|“||Berath is the god that makes life end in death, and it is also the god that makes death end in life [..] for it has given us the promise of life's eternal renewal.||”|
|~ The Many Faces of Berath
Berath is the god of death, doors, and the wheel of reincarnation itself. Portrayed as either a genderless deity or twinned male and female incarnation, Berath seldom speaks with their followers. Their priests are expected to be rational and unemotional, treating death with a dispassionate dignity.
It takes many forms in different cultures, but their names are widely invoked by most people at one time or another. Theologians see Berath as the guardian of all gateways, including the gates of life, death, and rebirth that all mortals must pass through. 
Berath has a variety of manifestations, including:
|The Pallid Knight:|
One of the youngest manifestations of Berath, but quite familiar to kith. Stories describe her as a gaunt knight in black armor with black eyes, black hair, and milk-pale skin. She demands an impossible toll from travelers who have tarried too long on her lord's road. The person either surrenders, or fights the knight and kill themselves in the process, or flee from him to stumble upon the Usher.
A much older manifestation. Kith have written stories, songs, and poems about the Usher for centuries. Sometimes he's folk, sometimes dwarf, and sometimes merely a walking skeleton. He never speaks, but he guides the way to death. And the next life. He also creates the circumstances for the wayward to stumble into their own graves.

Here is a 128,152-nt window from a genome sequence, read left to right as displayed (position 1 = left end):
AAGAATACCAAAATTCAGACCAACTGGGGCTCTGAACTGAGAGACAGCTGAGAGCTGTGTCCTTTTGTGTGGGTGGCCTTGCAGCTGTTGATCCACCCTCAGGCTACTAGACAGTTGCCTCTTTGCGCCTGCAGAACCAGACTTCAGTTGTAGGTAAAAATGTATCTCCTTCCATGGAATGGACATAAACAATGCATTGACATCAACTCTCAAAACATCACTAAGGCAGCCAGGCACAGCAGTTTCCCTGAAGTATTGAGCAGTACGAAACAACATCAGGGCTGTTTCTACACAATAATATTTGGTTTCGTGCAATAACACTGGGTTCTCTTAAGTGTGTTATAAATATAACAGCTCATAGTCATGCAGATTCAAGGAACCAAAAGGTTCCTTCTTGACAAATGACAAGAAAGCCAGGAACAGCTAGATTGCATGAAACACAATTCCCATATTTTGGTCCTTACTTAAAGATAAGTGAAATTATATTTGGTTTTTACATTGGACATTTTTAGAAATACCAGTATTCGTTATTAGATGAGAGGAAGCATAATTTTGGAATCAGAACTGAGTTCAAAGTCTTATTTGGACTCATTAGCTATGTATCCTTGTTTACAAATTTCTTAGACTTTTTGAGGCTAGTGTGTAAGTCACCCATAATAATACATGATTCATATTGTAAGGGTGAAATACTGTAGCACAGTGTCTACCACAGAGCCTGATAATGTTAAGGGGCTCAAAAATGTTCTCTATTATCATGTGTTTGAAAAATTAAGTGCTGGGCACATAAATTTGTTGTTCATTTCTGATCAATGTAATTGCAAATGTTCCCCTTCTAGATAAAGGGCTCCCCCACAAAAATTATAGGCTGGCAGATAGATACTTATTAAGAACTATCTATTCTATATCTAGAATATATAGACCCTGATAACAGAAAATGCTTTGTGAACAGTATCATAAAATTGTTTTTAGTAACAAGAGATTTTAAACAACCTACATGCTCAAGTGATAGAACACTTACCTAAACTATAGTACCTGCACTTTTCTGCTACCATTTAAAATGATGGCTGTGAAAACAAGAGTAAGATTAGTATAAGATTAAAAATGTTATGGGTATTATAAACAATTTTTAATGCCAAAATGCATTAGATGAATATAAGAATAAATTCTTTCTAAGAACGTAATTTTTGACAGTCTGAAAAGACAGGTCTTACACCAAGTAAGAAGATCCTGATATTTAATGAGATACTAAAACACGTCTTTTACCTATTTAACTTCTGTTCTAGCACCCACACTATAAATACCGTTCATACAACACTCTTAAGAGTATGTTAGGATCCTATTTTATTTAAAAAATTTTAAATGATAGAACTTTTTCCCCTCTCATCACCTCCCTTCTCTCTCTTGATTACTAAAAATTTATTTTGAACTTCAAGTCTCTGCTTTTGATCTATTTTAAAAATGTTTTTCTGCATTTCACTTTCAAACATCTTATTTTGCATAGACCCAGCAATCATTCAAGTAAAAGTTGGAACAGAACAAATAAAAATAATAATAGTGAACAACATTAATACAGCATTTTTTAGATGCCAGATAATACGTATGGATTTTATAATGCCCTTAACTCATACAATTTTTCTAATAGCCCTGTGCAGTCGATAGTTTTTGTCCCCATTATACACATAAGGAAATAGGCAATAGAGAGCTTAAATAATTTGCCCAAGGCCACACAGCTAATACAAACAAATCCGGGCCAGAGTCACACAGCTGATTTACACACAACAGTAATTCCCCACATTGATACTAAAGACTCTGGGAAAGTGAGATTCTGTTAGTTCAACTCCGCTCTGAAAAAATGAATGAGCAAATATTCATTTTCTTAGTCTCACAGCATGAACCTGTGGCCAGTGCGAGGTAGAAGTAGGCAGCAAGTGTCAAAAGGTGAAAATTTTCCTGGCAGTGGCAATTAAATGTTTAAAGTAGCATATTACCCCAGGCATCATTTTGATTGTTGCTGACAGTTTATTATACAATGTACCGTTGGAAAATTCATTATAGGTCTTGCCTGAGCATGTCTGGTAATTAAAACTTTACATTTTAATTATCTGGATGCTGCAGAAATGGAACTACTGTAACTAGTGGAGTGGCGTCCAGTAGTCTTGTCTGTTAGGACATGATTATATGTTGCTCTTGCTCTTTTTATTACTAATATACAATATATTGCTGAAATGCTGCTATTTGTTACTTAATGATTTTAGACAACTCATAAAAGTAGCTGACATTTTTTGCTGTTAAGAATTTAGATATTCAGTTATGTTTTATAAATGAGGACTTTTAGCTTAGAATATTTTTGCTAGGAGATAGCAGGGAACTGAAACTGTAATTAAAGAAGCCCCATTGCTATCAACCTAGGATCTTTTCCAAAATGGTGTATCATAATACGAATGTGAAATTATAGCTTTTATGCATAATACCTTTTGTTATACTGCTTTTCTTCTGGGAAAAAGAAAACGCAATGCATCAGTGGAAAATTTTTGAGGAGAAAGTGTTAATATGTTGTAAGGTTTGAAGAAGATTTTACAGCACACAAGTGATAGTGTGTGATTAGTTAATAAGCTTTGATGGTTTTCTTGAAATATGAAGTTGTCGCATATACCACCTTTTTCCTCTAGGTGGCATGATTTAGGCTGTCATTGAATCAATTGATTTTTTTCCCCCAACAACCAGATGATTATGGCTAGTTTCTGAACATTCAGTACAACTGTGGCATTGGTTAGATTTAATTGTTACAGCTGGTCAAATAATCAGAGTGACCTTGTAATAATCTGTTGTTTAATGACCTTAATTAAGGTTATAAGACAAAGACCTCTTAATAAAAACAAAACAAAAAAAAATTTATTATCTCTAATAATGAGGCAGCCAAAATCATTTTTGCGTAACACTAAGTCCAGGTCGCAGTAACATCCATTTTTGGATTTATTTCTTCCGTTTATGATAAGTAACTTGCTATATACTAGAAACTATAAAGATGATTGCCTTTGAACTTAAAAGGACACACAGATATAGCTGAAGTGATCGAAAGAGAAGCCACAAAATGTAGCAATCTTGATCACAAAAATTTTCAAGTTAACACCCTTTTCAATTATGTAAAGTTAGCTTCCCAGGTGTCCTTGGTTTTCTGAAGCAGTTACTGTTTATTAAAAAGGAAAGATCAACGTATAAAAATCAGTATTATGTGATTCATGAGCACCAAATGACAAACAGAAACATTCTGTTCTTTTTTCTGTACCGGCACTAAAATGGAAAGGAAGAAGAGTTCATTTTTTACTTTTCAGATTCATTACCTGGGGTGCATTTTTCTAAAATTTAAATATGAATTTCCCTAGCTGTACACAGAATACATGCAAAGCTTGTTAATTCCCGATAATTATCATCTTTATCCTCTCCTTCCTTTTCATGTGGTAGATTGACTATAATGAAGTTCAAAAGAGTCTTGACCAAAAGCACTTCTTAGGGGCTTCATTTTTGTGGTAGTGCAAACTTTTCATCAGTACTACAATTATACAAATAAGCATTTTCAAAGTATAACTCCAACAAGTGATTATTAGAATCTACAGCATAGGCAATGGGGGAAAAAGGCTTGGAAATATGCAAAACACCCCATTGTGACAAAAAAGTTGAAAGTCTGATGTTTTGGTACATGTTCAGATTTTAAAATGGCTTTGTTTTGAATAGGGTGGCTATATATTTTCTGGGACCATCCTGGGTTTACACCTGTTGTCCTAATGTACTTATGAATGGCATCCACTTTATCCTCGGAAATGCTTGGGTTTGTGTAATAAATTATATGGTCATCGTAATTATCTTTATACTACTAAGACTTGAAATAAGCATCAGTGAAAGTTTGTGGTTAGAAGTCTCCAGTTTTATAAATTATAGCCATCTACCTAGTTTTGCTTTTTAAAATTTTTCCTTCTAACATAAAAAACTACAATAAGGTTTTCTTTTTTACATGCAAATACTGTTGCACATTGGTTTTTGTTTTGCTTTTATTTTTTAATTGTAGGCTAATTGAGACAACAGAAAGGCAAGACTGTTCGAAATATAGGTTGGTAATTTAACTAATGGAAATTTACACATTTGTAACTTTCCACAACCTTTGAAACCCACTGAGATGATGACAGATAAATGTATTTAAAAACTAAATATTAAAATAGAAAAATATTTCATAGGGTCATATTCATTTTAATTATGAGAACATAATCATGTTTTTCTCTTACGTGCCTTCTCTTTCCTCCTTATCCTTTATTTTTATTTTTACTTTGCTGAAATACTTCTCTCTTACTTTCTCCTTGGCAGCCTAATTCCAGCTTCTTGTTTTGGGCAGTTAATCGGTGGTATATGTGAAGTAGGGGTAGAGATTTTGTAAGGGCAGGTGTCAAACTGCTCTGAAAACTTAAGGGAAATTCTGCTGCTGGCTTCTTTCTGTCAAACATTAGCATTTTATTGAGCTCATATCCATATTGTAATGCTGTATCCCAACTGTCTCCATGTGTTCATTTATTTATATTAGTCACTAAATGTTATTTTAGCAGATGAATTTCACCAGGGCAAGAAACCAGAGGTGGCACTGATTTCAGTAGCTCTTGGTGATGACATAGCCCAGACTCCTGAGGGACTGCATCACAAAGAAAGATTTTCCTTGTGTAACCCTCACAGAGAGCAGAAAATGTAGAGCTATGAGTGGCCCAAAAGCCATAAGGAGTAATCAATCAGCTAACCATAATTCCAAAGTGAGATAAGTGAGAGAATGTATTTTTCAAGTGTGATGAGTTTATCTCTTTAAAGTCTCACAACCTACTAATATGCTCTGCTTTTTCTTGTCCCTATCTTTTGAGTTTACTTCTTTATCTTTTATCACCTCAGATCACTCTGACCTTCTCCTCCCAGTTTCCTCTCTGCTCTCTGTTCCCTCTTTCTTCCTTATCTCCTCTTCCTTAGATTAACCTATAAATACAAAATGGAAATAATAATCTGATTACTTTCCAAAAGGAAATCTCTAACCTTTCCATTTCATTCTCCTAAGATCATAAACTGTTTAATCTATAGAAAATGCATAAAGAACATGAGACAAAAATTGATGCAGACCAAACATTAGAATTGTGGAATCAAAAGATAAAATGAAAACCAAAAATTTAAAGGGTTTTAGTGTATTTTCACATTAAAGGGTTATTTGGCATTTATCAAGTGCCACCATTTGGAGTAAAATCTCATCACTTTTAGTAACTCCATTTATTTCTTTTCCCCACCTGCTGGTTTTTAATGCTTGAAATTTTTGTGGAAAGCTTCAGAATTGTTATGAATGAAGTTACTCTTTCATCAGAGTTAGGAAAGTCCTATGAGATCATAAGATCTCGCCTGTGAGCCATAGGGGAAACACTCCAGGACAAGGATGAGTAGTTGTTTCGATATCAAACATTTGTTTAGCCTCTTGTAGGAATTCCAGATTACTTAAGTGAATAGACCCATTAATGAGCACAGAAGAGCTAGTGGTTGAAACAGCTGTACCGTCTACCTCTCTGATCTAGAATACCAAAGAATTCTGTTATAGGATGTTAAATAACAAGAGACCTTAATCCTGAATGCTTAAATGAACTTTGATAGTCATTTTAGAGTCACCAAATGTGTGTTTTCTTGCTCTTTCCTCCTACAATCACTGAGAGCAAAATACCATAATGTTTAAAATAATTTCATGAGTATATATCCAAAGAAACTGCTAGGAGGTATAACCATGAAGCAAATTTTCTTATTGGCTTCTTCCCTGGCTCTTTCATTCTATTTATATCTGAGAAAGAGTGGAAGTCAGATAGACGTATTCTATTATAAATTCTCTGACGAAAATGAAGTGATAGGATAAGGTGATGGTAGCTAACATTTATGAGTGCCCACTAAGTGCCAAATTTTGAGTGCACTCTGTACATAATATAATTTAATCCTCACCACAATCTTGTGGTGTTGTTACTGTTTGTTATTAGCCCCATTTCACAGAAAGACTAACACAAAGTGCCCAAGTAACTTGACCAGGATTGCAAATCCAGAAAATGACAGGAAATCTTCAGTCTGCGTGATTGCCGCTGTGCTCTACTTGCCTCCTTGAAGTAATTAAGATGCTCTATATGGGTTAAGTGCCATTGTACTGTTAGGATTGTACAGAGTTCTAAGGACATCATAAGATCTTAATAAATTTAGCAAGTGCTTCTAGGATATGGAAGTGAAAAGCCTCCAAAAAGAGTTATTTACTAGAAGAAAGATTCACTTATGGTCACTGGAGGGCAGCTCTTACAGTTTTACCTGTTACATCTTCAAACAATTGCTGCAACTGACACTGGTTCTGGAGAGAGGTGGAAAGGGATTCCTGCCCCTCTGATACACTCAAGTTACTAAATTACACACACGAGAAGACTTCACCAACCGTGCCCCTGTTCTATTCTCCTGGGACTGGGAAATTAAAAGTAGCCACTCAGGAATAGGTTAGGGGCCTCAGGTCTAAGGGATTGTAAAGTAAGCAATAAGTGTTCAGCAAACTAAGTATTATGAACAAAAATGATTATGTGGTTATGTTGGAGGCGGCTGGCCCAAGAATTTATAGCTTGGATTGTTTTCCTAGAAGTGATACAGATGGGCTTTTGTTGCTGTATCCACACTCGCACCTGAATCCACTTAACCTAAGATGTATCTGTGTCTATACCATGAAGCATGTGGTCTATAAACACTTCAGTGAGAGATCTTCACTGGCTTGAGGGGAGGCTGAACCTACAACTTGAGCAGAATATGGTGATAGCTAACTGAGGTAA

|Bewnen i Ankew and Ankew i Bewnen:|
In Eir Glanfath's ruins, Berath is depicted in the form of two semi-skeletal figures - one male, one female - literally called Life in Death and Death in Life in the Glanfathan tongue. Male and female, inside and outside, life and death - we often think of Berath by imagining two sides of coin, or the two end points of a journey.
Rikuhu (Kohopa and Tangaloa):
Many Huana worship Berath as Rikuhu the twin eel good of the cycle of life and death. Rikuhu is depicted with the two eels: Kohopa representing the overworld and life, and Tangaloa who represents the underworld and death, devouring one another.
|“||Berath teaches us that duality exists in all things. There is Life in Death, and Death in Life - embrace this duality and you honor Berath.||”|
|~ The Many Faces of Berath
Berath has a relatively small priesthood, in part because it does not speak often to them. However, Berath has many, many petitioners and occasional followers. While the common folk fear the priesthood of Berath, they respect them for their level-headedness and unflinching resolve in the face of endless death and suffering.
People commonly place or carve the figure of Berath in doorways, windows, and other "portals" from one place to another, figurative or literal.
Map of the temple of Berath in Dyrford Village